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Obtaining Personal Jurisdiction Over and Out of State Law Enforcement Official

Under New York law, a court “may exercise personal jurisdiction over a non-resident defendant based either on general jurisdiction under [New York’s Civil Practice Law and Rules (“CPLR”)] § 301, or specific jurisdiction, under CPLR § 302.” Overseas Ventures, LLC v. ROW Mgmt., Ltd., No. 12-CV-1033, 2012 U.S. Dist. LEXIS 159097, 2012 WL 5363782, at *8 (S.D.N.Y. Oct. 26, 2012). “Under CPLR § 301 general jurisdiction, which arises out of a defendant’s contacts with the forum even if the contacts are unrelated to the action before the Court, is established over a foreign [defendant] engaging in a ‘continuous and systematic course of doing business in New York.'” TAGC Mgmt., LLC v. Lehman, 842 F. Supp. 2d 575, 581 (S.D.N.Y. 2012).  Under Section 302(a) the state can obtain long arm jurisdiction if:

Section 302(a) provides in relevant part:

A court may exercise personal jurisdiction over any non-domiciliary, or his executor or administrator, who in person or through an agent:

  1. transacts any business within the state or contracts anywhere to supply goods or services in the state; or
    2. commits a tortious act within the state, except as to a cause of action for defamation of character arising from the act; or
    3. commits a tortious act without the state causing injury to person or property within the state, except as to a cause of action for defamation of character arising from the act, if he

(i) regularly does or solicits business, or engages in any other persistent course of conduct, or derives substantial revenue from goods used or consumed or services rendered, in the state, or
(ii) expects or should reasonably expect the act to have consequences in the state and derives substantial revenue from interstate or international commerce; or

  1. owns, uses or possesses any real property situated within the state.

CPLR § 302 emphasis added

A plaintiff who had their constitutional rights violated by a federal agent or by an out of state law enforcement personnel can establish jurisdiction based on either Section 302(a)(2) and/or 302(a)(3).  Based upon CPLR § 302(a)(2) a venue acquires personal jurisdiction over a defendant when the defendant, “commits a tortious act within the state”  Davis v. United States, 2004 U.S. Dist. LEXIS 2551, 03civ1800 (NRB), 2004 WL 324880, (S.D.N.Y. Feb. 19, 2004) (finding personal jurisdiction over an out-of-state law enforcement agent under §302(a) based on the fact that the agent was present in the State of New York during the arrest),  CPLR § 302(a)(2).  Furthermore, in federal cases involving § 1983 claims arising out of a single arrest in New York State of which the out-of-state defendant was present and participated in the actual arrest it is held that the defendant is subject to suit in New York pursuant to CPLR § 302(a).  Under this set of facts Davis v. United States, unequivocally finds a sufficient nexus for personal jurisdiction.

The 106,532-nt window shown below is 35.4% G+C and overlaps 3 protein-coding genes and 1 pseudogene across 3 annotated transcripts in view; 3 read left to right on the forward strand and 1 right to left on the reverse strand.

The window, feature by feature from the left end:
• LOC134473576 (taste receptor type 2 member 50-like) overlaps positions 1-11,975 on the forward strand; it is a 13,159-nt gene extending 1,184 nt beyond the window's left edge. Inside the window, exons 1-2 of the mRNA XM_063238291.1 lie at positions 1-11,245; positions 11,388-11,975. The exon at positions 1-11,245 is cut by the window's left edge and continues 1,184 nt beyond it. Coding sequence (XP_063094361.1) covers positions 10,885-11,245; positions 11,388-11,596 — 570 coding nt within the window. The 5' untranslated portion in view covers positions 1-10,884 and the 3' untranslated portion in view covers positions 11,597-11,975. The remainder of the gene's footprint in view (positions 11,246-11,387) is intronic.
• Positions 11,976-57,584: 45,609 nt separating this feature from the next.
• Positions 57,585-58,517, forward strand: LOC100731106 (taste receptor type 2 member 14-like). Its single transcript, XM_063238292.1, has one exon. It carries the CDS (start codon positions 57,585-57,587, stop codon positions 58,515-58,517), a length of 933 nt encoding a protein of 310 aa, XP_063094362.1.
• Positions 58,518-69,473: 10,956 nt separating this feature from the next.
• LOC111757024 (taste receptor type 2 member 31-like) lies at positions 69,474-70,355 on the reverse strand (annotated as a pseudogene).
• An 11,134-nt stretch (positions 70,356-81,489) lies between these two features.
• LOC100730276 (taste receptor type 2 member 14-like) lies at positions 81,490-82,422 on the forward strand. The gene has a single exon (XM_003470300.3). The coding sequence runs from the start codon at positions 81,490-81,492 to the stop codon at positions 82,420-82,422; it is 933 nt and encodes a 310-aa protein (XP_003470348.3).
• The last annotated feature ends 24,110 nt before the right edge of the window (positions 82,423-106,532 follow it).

“At the center of plaintiff’s case is his arrest, which occurred within New York State. As it is undisputed that Agent Delia was present at and participated in plaintiff’s arrest, this Court has jurisdiction over him for claims arising out of that arrest. Because each of plaintiff’s claims is related to the criminal investigation and prosecution that were carried out with respect to plaintiff, there is a sufficient nexus between the jurisdictional act and the present causes of action. Accordingly, this Court may properly exercise jurisdiction over Agent Delia.”

Davis v. United States, 2004 U.S. Dist. LEXIS 2551, 03civ1800 (NRB), 2004 WL 324880, at LEXIS 15-16 (S.D.N.Y. Feb. 19, 2004) 


Further, “Plaintiffs need not show regular or continuous activity in the state; even a single act within New York is sufficient to confer jurisdiction under § 302(a) if it has sufficient nexus with the cause of action.'” Davis v. United States, 2004 U.S. Dist. LEXIS 2551, 2004 WL 324880, at *5 (S.D.N.Y.) (quoting Correspondent Servs. Corp. v. J.V.W. Investments Ltd., 120 F.Supp.2d 401, 404 (S.D.N.Y. 2000)). One transaction is sufficient to support jurisdiction under § 302 “so long as the defendant’s activities here were purposeful and there is a substantial relationship between the transaction and the claim asserted.” Elmaghraby, 2005 U.S. Dist. LEXIS 21434, [WL] at *9 (quoting Kreutter v. McFadden Oil Corp., 71 N.Y.2d 460, 467, 522 N.E.2d 40, 527 N.Y.S.2d 195 (1988)).  See also Scott v. NASCAR, 2008 U.S. Dist. LEXIS 5039 (S.D.N.Y. Jan. 17, 2008).  Clearly, as discussed in Davis the act of traveling to the state of New York in order to participate in an arrest of a New York resident creates a sufficient nexus between the jurisdiction and the defendant to acquire jurisdiction under§ 302.